See "Editor's Note" below for an update on the future of Down Memory Lane.
Toby LeBoutillier (left): "Well, here we are early again this week, and so we'll just have more for you." That's Toby Leboutilier, who for 33 years has - true to the spirit of public radio - put on a show that defied convention.
"I believe I was going thorugh Hallowell one time and I heard this radio program playing these old 30'ish type songs," says Glen Adams, a reporter with The Associated Press in Augusta.
"I cut my teeth on classic rock and I've heard those songs so many times - so many times - that I've grown weary of it," Adams says. "And, when I started listening to this Down Memory Lane program, it was like a breath of fresh air, it was entering a whole new world."
A world in which Al Jolson is heard only on radio, because movies were still silent. (Clip of Al Jolson song.) The oldies program is a tried-and-true staple of radio, but what Toby did was to compress into two hours a parade of music spanning six decades. Two weeks ago, he started in 1912 and stepped up to 1972.
Toby has been doing this so long, there's probably a lot his MPBN listeners don't know about him, which actually reaches back into the 1960's.
"You know he actually started with MPBN before there was any MPBN radio to speak of," says Charles Beck, who knows because he's our vice president for content and has been with the network since the late 1970's. "He started on the television side and was actually the television promotions manager," Beck says. "That was when MPBN was located in Orono in the '70's or so."
And that's not all. Toby was also a classical music host.
"And he also had a segment that we called the 'Crash, Boom, Bang' segment, which was avante-garde modern music," Beck recalls. "And, in his daily rotation on the afternoon concert, at about 2:10 each afternoon, he would play one of these recordings and the phones would light up back then with people complaining left-and-right that 'This isn't music,' and 'What are you people thinking?' And those were the great - the good old days."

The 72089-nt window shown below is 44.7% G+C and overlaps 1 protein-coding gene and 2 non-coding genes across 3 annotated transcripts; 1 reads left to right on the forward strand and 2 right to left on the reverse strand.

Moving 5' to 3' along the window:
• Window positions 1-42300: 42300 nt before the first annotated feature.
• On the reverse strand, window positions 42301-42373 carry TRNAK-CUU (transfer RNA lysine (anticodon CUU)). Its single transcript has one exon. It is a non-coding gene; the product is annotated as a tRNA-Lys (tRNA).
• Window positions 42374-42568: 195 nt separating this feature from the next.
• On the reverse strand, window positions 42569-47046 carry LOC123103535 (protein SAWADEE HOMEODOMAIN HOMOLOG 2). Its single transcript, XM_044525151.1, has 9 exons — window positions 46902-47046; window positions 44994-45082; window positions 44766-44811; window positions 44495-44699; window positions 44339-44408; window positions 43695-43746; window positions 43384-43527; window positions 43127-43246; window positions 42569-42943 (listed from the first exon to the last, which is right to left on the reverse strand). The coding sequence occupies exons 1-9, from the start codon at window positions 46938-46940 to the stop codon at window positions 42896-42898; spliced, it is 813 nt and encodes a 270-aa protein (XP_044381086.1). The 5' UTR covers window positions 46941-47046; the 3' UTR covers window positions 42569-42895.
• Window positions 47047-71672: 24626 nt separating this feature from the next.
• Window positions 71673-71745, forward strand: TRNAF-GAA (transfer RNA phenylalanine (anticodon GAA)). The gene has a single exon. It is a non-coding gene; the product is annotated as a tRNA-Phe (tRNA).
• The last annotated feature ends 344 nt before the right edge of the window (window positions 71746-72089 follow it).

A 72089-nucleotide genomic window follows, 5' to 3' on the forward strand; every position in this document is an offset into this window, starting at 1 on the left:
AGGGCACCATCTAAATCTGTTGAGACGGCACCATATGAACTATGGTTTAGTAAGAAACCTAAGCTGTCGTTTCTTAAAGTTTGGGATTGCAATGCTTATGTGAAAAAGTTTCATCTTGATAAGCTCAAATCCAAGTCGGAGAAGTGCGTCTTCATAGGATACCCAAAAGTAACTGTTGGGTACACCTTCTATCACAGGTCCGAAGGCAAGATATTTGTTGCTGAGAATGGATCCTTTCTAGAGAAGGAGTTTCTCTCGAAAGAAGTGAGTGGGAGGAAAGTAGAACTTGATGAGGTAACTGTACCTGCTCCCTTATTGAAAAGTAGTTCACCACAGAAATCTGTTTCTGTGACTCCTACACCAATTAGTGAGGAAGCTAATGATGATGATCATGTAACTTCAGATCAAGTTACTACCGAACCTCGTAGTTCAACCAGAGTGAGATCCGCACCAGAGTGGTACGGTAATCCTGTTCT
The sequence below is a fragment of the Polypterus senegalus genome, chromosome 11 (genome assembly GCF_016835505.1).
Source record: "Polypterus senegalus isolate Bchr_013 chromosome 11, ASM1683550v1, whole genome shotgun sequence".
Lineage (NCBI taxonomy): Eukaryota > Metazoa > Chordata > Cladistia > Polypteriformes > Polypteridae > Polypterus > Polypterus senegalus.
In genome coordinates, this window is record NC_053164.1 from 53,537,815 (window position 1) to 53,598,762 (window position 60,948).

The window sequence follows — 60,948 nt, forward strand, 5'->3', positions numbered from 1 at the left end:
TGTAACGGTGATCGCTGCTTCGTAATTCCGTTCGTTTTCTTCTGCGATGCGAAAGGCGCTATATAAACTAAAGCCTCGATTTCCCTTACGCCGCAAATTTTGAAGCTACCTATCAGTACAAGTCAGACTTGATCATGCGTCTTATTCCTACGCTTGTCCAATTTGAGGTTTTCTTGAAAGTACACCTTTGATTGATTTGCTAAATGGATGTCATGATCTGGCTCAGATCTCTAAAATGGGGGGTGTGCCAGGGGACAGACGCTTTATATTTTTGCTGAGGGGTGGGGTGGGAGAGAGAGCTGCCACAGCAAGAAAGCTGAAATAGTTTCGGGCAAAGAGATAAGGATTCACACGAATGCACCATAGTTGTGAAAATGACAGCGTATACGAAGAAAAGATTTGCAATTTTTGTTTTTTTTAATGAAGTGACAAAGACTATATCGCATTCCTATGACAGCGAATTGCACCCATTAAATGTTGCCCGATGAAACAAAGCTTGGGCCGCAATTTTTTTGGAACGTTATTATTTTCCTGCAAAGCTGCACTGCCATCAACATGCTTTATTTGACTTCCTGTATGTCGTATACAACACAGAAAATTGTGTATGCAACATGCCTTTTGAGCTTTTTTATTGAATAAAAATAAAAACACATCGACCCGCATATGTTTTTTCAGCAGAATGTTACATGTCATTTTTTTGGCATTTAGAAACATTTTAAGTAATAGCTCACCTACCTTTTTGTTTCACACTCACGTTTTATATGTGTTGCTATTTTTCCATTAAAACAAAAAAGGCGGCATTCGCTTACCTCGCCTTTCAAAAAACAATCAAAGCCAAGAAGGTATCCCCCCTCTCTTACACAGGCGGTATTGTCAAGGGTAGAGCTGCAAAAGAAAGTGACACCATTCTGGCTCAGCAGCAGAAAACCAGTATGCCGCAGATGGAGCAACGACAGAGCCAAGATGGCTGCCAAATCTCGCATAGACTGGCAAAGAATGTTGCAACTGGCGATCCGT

But, for the last 33 years, Toby has led us all back to the very beginnings of recorded, popular music, scratches and all. In his most recent time slot, he's created a kind of portal to the weekend, a sound that says, "Ahhhh, Friday."
Toby wants, in the worst way, for us not to make a fuss over the end of Down Memory Lane. He told me he plans to do nothing different this afternoon than what he has done for the past 33 years.
So, at two o'clock, Benny Goodman's "Let's Dance" will once more be "on the radio" all across the state. MPBN will lurch backward in time to early in the last century. Our deep-voiced announcer will bring back the music and the news from back when.
Over the next two hours, the quality of the recordings will improve, the styles change and we'll draw closer, but not too close, to today. And, just before 4 o'clock, to the happy strains of "Night with Daddy G," by the Church Street Five, Toby LeBoutillier's Down Memory Lane will become part of our collective memory.
Though this afternoon marked the last time Down Memory Lane will go out over the radio waves, those of you who were listening just before 4 o'clock this afternoon may have caught Toby's announcement:
"We'll continue on the MPBN Web site. I'll be in next Friday afternoon to put it there, and you can download it on demand, as you have. So the Internet is where you go for this from now on."
So, Toby may be gone from your dial, but he's not gone for good. You can still find him at MPBN.net -- same time, just a different place.